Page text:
The journey back to Ilfracombe was much the same as the outward journey - we enjoyed some lovely Gannet as we departed the Island, but as we got further into the channel and neared Ilfracombe, sightings more or less dried up to nothing.

Gannet Adrian Shephard 14

Gannet (Adrian Shephard)

Despite the lack of wildlife sightings, it was a thoroughly enjoyable day to Lundy Island - and the crew on board the MS Oldenburg truly make it a welcoming and comfortable day out. Massive thanks to them all, and hope I see them all again soon!

Tess Milton; MARINElife Wildlife Officer

MARINElife Survey Report: ‘MS Oldenburg’ Ilfracombe-Lundy 16 September 2017

Posted 22 September 2017

MARINElife/Lundy WLO: Annette Dutton

Weather: Sunny/cloudy, wind NW, sea state 3-4

Summary of sightings:

Marine Mammals
Harbour Porpoise 3
Grey Seal 6 + 1 pup

Seabirds:
Gannet
Cormorant
Shag
Kittiwake
Herring Gull
Lesser Black-backed Gull
Great Black-backed Gull
Razorbill
Guillemot

Birds on Lundy:
Kestrel
Meadow Pipit
Rock Pipit
House Martin
Swallow
Raven

The weather was a bit cooler than previous trips but it was not as windy as it had been during the week so I was hoping for a good crossing. I arrived at Ilfracombe harbour and boarded the Oldenburg, popping up to the bridge to say hello to Jason the Captain and to collect my Hi-Viz jacket.

I took up position on the upper deck and waited for the boat to depart, I didn't see much as we left the harbour then I spotted 2 Gannets as we passed Lee Bay. I saw little else as we cruised along westwards then I saw a Swallow fly over and another Gannet as we approached Lundy.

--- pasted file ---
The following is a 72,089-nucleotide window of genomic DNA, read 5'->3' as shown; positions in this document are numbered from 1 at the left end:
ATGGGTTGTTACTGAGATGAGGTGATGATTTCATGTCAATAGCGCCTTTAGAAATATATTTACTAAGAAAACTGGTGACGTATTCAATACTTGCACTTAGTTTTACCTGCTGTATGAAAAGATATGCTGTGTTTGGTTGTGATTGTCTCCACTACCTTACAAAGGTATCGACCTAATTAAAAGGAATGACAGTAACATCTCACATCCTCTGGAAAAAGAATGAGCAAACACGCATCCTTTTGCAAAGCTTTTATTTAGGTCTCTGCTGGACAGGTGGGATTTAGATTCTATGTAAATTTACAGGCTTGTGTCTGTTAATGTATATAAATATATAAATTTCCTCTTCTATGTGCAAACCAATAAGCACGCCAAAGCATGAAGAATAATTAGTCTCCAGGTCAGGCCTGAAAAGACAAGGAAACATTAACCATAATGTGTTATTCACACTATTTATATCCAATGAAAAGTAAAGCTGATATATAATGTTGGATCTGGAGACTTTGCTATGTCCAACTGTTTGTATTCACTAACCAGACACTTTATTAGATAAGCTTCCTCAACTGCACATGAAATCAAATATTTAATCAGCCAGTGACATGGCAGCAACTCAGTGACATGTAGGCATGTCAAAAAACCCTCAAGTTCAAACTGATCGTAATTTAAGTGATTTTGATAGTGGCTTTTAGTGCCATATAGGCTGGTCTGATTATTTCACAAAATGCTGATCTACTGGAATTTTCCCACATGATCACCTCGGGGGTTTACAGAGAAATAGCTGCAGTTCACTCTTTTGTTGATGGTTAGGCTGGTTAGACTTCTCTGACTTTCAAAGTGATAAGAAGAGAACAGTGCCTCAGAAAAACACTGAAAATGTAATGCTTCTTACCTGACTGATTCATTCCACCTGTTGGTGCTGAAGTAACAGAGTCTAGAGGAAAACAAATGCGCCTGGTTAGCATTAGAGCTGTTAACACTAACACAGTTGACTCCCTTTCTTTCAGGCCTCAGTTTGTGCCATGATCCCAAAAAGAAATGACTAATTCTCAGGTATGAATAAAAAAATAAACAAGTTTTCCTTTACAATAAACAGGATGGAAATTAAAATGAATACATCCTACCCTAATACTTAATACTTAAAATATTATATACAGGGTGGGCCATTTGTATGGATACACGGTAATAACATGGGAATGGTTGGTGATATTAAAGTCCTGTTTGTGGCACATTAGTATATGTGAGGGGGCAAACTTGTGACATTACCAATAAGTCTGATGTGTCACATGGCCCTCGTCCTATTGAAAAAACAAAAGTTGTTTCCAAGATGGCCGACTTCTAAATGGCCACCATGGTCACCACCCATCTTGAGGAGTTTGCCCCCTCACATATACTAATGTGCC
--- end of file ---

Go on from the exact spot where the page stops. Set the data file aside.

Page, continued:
Grey Seal Annette Dutton 11
Grey Seal (Annette Dutton)

Arriving at Lundy, I saw a couple of Shag at the end of Rat Island, a Grey Seal on the rocks below and as I walked along the landing stage I spotted another Grey Seal in the Devil's Kitchen.

Rob gave me a lift up to the village in the Land Rover and on the way he stopped to point out a Grey Seal pup on the beach behind some rocks.

From the village I walked over to the North Light where there were still lots of House Martins and Swallows flitting about and I carried on to Battery Point to sit on the rocks for lunch. A Kestrel flew by and I could see a lot of Gannets feeding in the distance towards the top of the Island but there was no sign of any cetaceans.

I retraced my steps and then walked over to my favourite bench by Hanmers cottage where I saw Ravens, Meadow Pipits and more House Martins and Swallows.

Grey Seal Annette Dutton 12
Grey Seal pup (Annette Dutton)

I made my way down towards the landing stage and noticed some of the passengers looking down onto the beach and as I reached them I could see that the Grey Seal pup was still there. It was high tide so no one could get onto the beach which was a relief as people getting too close to the pup could deter the mother from feeding.

I took some photos and carried on down, stopping at Devil's Kitchen to watch 2 Grey Seals that were bobbing about and I also saw a male and female by the rocks near where the pup was on the beach.